DNS name and dynamic IP

Kevin Darcy kcd at daimlerchrysler.com
Fri Nov 5 01:21:40 UTC 2004

sinister wrote:

>I connect to a Solaris box via SSH over VPN from my home Windows XP Home 
>I started finding all these weird names in the wtmpx file on the Solaris 
>box.  (It's a log file with a list of users, connect times, connecting 
>IP/name, etc.)
>Called IT support and he said it was something like the following.  (Pardon 
>my obvious lack of knowledge of the subject.)  One name server has been 
>setup so that on reverse lookup the names resolve statically as 
>vpn-xxx-xxx-xxx-xxx.domain.xxx.  The other name server, the one the Solaris 
>box queries, was setup to lookup the name based on technologies related to 
>DDNS, DHCP, etc.  (Here's where my lack of knowledge is showing.)  Something 
>like, when someone connects, their client can carry a name that their ISP 
>passes on to the name server.  These names are supposed to be deleted when 
>the connection closes, but if it's not closed gracefully, they might not be 
>deleted for a few days.  He thought it likely that my home machine doesn't 
>have such a name assigned to it, so when I connect there's nothing to 
>overwrite the stale record there (if there is one) for that IP address. 
>Then when the Solaris box tries reverse lookup, it's given the stale name.
>(1) Can I stick a name on my Windows box (something like first.last at isp.net) 
>so the stale records are overwritten?
>(2) What's the name of this technology?  (I tried searching on DDNS, DHCP, 
>BIND, etc, but didn't have enough knowledge to use keywords that would allow 
>a google search to answer my question.)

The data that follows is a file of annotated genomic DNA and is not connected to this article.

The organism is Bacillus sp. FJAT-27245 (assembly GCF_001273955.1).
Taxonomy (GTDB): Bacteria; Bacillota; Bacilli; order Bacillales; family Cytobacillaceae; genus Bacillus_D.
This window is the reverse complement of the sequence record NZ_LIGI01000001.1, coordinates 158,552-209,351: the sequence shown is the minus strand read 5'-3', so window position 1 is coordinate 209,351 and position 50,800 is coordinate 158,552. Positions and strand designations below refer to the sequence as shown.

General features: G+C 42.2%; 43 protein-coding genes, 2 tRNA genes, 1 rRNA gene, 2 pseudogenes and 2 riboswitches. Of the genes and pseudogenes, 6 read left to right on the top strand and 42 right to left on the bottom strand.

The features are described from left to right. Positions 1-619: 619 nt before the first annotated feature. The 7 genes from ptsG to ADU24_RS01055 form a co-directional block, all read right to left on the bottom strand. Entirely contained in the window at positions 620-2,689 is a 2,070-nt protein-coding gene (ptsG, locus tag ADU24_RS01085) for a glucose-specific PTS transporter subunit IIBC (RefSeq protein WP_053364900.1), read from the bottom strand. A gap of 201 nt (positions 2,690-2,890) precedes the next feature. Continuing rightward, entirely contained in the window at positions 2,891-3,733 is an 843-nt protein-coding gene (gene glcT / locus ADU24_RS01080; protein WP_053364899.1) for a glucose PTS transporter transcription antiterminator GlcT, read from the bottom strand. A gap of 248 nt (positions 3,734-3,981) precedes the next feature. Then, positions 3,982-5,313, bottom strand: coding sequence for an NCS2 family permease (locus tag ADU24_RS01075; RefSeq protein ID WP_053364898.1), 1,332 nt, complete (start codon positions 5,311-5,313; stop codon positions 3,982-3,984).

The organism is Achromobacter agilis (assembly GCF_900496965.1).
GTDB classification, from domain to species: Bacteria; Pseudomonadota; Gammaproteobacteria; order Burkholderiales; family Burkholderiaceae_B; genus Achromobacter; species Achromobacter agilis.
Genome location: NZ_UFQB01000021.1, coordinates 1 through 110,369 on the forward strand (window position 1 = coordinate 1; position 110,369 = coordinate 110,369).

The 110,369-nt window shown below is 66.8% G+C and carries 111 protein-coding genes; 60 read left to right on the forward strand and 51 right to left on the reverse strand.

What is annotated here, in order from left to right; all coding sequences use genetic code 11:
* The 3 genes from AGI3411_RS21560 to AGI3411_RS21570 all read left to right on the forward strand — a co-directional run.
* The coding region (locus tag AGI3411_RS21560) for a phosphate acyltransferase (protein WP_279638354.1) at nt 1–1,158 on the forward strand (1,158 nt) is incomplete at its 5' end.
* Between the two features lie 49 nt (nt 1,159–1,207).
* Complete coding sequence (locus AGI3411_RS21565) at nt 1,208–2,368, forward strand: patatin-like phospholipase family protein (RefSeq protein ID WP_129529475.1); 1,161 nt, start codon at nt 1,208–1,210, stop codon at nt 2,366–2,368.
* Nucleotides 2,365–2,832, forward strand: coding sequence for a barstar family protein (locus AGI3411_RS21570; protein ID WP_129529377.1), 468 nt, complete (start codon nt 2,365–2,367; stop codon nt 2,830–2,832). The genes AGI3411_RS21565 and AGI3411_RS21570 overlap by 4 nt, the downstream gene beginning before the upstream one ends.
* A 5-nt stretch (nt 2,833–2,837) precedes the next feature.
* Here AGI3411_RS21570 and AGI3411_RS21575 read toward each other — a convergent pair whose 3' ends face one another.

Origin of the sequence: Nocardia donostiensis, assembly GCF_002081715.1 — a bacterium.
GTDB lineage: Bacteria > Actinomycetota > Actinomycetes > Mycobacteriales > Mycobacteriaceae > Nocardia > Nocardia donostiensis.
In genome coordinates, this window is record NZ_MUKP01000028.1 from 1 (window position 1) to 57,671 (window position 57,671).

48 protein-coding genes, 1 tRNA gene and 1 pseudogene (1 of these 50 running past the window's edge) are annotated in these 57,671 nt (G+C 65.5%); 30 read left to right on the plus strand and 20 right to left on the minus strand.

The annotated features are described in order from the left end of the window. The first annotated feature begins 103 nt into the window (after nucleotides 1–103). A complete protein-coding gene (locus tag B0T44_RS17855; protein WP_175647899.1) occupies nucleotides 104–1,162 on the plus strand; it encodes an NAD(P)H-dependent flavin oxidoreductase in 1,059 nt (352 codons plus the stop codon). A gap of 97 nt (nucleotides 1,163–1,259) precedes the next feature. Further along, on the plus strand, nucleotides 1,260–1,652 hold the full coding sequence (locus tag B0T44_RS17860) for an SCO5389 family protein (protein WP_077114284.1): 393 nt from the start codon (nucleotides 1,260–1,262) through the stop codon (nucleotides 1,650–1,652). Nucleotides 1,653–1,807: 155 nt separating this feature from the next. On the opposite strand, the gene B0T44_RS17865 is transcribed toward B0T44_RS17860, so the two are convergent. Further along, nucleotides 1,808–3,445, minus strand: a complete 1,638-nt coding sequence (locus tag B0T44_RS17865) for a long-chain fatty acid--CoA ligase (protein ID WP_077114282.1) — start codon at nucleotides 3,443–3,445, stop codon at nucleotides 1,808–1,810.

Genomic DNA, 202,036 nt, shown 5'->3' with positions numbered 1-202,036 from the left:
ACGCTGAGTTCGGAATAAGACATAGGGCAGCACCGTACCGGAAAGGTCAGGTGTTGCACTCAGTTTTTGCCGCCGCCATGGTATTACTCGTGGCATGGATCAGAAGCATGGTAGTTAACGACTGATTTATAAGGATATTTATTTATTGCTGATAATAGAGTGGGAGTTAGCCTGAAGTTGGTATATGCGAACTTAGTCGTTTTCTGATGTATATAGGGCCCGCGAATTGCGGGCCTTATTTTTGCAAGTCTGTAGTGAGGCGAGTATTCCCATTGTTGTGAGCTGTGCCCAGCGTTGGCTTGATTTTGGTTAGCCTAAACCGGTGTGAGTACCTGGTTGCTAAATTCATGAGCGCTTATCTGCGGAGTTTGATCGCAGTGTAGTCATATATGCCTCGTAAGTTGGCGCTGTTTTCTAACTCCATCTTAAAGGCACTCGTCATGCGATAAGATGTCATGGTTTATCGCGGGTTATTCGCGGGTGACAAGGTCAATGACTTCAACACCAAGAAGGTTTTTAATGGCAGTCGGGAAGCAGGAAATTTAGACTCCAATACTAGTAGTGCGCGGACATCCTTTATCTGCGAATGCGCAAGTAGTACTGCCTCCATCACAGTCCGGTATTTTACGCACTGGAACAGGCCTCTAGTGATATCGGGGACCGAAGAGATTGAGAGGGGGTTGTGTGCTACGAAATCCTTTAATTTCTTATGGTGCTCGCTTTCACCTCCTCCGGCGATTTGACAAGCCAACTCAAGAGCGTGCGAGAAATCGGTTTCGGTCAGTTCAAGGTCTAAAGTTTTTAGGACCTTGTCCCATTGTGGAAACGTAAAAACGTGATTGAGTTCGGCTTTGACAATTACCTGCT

>(3) Is the support guy's explanation accurate?  Or is their name server not 
>behaving according to specs?
I think I know what the guy is getting at. Many enterprise products for 
DNS and DHCP (e.g. Nortel's NetID and Lucent's QIP are two that I've 
worked with) have the ability to integrate the two subsystems, i.e. 
whenever a DHCP lease is given out, a fully-qualified DNS name is 
determined for that particular node, and the corresponding name is added 
to DNS. Conversely when a DHCP lease is expired or relinquished, the 
associated DNS name should be deleted. If the client doesn't send a 
"hostname" (DHCP option 12) or a "client FQDN" (DHCP option 81), then 
the DHCP/DNS system may simply make up a name for the client, based on 
defaults, rules and/or heuristics. So if your client is not sending 
either of those and you're getting different addresses from the dynamic 
address range on different VPN connections, your reverse DNS resolution 
may vary and you might see a bunch of "weird" names.

As far as I know there aren't any standards to govern how DNS and DHCP 
are integrated, if at all.

Is this really a problem though? If you ever need to audit your own VPN 
connections, then the contents of your Solaris box'es wtmpx, together 
with the audit history from the DNS/DHCP system, and perhaps also from 
your VPN system, you should have enough information to go on.

                                          - Kevin

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